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  1. #1
    Abstract Idea is offline Key Member
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    I beg your pardon.

    I was wondering, what is the grammatical structure of this sentence
    I beg your pardon ?

    I know we use it when we misundertand someone, or do not hear well,
    meaning something like: "I did not understant, could you repeat please?"
    Or it may also be used to apologize. Besides these two situations, where else could it be used?

    But is the original sentence truly a question? (I beg your pardon?)
    Is it a request?
    Where does this expression come from?

    P.S.: Feel free to correct any possible mistakes of mine on this post.

  2. #2
    RonBee's Avatar
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    Re: I beg your pardon.

    "I beg your pardon?" is put in question form, but it is not really a question. It is like "Excuse me!"


  3. #3
    Raymott's Avatar
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    Re: I beg your pardon.

    Quote Originally Posted by ymnisky View Post
    I was wondering, what is the grammatical structure of this sentence
    I beg your pardon ?

    I know we use it when we misundertand someone, or do not hear well,
    meaning something like: "I did not understant, could you repeat please?"
    Or it may also be used to apologize. Besides these two situations, where else could it be used?

    But is the original sentence truly a question? (I beg your pardon?)
    Is it a request?
    Where does this expression come from?

    P.S.: Feel free to correct any possible mistakes of mine on this post.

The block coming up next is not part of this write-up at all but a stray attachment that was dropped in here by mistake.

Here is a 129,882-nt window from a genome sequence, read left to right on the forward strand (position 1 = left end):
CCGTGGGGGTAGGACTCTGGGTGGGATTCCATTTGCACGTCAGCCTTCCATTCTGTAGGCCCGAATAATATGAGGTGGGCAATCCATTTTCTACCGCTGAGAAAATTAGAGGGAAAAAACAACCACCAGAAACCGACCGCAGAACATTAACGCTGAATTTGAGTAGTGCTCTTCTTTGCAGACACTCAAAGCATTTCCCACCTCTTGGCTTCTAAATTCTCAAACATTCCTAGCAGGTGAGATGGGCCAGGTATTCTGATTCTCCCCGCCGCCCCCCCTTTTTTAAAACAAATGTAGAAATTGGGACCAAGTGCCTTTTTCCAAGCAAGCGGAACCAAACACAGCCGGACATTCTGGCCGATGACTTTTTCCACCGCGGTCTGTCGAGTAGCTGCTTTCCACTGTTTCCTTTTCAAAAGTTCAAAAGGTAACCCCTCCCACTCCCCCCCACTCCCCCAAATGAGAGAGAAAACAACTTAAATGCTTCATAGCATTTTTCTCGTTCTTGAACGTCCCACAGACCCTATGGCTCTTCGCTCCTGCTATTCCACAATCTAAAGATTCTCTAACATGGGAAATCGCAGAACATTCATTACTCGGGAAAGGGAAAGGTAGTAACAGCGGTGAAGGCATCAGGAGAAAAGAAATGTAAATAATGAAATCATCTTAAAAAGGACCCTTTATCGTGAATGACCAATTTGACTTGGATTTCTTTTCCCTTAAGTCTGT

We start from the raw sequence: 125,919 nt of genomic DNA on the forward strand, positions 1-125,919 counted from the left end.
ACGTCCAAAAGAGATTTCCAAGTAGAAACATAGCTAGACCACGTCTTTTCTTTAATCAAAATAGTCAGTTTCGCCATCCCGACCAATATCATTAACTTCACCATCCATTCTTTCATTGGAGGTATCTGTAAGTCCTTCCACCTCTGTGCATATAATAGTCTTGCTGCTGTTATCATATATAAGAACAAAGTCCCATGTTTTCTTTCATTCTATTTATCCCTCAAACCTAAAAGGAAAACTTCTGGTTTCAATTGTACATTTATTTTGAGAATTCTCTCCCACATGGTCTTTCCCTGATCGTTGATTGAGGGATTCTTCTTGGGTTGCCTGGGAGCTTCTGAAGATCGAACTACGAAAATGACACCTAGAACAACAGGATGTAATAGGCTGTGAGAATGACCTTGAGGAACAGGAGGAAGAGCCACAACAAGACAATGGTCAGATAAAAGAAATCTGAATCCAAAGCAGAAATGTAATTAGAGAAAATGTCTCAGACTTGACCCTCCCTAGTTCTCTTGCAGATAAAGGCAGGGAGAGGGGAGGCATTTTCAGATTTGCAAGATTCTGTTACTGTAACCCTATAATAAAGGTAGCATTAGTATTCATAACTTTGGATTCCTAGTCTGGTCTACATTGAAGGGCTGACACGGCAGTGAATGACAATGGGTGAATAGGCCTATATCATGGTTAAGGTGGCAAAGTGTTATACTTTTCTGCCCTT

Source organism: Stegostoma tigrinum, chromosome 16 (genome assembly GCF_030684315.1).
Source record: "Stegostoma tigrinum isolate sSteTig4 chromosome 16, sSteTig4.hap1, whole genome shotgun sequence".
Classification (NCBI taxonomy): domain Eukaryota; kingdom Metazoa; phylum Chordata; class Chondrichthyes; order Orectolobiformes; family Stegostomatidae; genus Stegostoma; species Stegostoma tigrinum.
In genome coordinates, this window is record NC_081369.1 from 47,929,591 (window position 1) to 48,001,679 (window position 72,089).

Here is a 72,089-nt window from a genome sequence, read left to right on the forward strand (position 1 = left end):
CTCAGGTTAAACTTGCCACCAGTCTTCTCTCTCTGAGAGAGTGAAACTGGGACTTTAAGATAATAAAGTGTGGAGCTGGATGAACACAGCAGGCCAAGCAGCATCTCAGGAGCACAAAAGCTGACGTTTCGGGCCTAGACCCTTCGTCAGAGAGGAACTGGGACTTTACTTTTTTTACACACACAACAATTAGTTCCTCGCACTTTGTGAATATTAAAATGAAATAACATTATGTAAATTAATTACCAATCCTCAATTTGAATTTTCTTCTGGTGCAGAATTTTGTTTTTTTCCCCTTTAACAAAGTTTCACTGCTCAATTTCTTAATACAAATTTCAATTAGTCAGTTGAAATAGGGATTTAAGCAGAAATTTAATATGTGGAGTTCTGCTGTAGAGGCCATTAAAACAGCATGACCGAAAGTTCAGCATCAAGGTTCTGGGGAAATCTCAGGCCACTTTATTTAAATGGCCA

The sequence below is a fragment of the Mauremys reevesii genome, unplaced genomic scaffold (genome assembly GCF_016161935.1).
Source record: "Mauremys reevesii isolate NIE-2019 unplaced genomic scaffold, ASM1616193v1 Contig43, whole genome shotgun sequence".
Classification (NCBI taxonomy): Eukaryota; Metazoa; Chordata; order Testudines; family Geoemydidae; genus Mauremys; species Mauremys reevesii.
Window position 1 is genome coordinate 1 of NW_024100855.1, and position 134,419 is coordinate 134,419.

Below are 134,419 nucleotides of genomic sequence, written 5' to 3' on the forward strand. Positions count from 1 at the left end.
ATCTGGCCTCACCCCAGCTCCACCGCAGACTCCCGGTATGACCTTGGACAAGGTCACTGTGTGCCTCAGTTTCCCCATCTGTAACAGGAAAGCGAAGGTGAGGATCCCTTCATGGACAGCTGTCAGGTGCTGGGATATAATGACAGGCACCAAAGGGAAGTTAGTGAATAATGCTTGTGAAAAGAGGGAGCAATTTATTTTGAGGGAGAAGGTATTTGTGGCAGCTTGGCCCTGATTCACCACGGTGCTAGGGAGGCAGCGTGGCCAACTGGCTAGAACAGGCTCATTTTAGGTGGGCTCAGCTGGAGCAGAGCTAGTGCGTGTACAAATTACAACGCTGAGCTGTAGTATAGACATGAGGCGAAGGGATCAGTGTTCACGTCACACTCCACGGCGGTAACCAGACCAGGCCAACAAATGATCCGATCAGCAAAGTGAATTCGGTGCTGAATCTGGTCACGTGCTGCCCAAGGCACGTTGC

"I beg your pardon" derives from "I beg you to pardon me for misunderstanding/mis-hearing you. (But would you repeat it)"

    It is also used when children (or adults) use swear words, or are being insulting.
    "I beg your pardon!" = "I beg you to pardon me for perhaps misunderstanding you. (But are you using naughty words? / But are you insulting me?)"

    It can also be used as an apology.
    "Oh, I beg your pardon!" = "I beg you to pardon me for stepping on your foot. I didn't mean to".

    "Pardon?" is used for the first two situations. "Pardon me" for the last one.

  4. #4
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    Re: I beg your pardon.

    Thanks Raymott and RonBee. Very instructive answers.

    Well, from your answers I infer that "I beg your pardon!" is definitely not a question. One cannot use the interrogation mark (?) after it in any situation.

    On the other hand, only "Pardon?" or "Pardon me?" could be (and must be)
    considered as questions.

    Right?

  5. #5
    Raymott's Avatar
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    Re: I beg your pardon.

    Quote Originally Posted by ymnisky View Post
    Thanks Raymott and RonBee. Very instructive answers.

    Well, from your answers I infer that "I beg your pardon!" is definitely not a question. One cannot use the interrogation mark (?) after it in any situation.

    On the other hand, only "Pardon?" or "Pardon me?" could be (and must be)
    considered as questions.

    Right?
    I think it depends on exactly what it is that makes something a question.
    "Please pardon me" is grammatically an imperative.
    "Would you pardon me?" is a question.
    "I want you to pardon me" is declarative.
    "Pardon me (?)" could have any or all of those meanings.
    To me, it seems to matter only in writing, when you are deciding whether to put a question mark after it or not.

  6. #6
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    Re: I beg your pardon.

    Quote Originally Posted by Raymott View Post
    I think it depends on exactly what it is that makes something a question.
    "Please pardon me" is grammatically an imperative.
    "Would you pardon me?" is a question.
    "I want you to pardon me" is declarative.
    "Pardon me (?)" could have any or all of those meanings.